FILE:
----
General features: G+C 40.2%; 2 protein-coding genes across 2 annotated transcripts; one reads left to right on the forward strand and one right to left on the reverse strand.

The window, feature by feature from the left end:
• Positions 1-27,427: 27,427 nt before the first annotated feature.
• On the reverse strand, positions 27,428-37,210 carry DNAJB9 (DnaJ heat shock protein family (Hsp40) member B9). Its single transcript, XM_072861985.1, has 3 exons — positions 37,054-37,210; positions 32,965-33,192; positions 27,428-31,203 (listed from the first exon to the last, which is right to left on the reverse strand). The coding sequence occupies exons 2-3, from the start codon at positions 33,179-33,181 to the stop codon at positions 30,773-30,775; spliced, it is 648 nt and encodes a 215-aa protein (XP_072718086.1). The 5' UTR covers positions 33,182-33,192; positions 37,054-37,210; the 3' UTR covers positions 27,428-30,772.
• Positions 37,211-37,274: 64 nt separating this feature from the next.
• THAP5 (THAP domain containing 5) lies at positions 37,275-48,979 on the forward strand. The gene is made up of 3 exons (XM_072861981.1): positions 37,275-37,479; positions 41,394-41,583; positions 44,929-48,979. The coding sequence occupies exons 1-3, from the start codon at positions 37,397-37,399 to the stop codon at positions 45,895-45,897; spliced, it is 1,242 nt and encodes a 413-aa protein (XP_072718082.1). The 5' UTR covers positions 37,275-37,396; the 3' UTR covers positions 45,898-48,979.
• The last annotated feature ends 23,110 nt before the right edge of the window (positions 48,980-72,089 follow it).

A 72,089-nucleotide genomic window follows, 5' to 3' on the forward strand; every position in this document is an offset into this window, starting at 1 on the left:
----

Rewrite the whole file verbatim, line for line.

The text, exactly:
General features: G+C 40.2%; 2 protein-coding genes across 2 annotated transcripts; one reads left to right on the forward strand and one right to left on the reverse strand.

The window, feature by feature from the left end:
• Positions 1-27,427: 27,427 nt before the first annotated feature.
• On the reverse strand, positions 27,428-37,210 carry DNAJB9 (DnaJ heat shock protein family (Hsp40) member B9). Its single transcript, XM_072861985.1, has 3 exons — positions 37,054-37,210; positions 32,965-33,192; positions 27,428-31,203 (listed from the first exon to the last, which is right to left on the reverse strand). The coding sequence occupies exons 2-3, from the start codon at positions 33,179-33,181 to the stop codon at positions 30,773-30,775; spliced, it is 648 nt and encodes a 215-aa protein (XP_072718086.1). The 5' UTR covers positions 33,182-33,192; positions 37,054-37,210; the 3' UTR covers positions 27,428-30,772.
• Positions 37,211-37,274: 64 nt separating this feature from the next.
• THAP5 (THAP domain containing 5) lies at positions 37,275-48,979 on the forward strand. The gene is made up of 3 exons (XM_072861981.1): positions 37,275-37,479; positions 41,394-41,583; positions 44,929-48,979. The coding sequence occupies exons 1-3, from the start codon at positions 37,397-37,399 to the stop codon at positions 45,895-45,897; spliced, it is 1,242 nt and encodes a 413-aa protein (XP_072718082.1). The 5' UTR covers positions 37,275-37,396; the 3' UTR covers positions 45,898-48,979.
• The last annotated feature ends 23,110 nt before the right edge of the window (positions 48,980-72,089 follow it).

A 72,089-nucleotide genomic window follows, 5' to 3' on the forward strand; every position in this document is an offset into this window, starting at 1 on the left: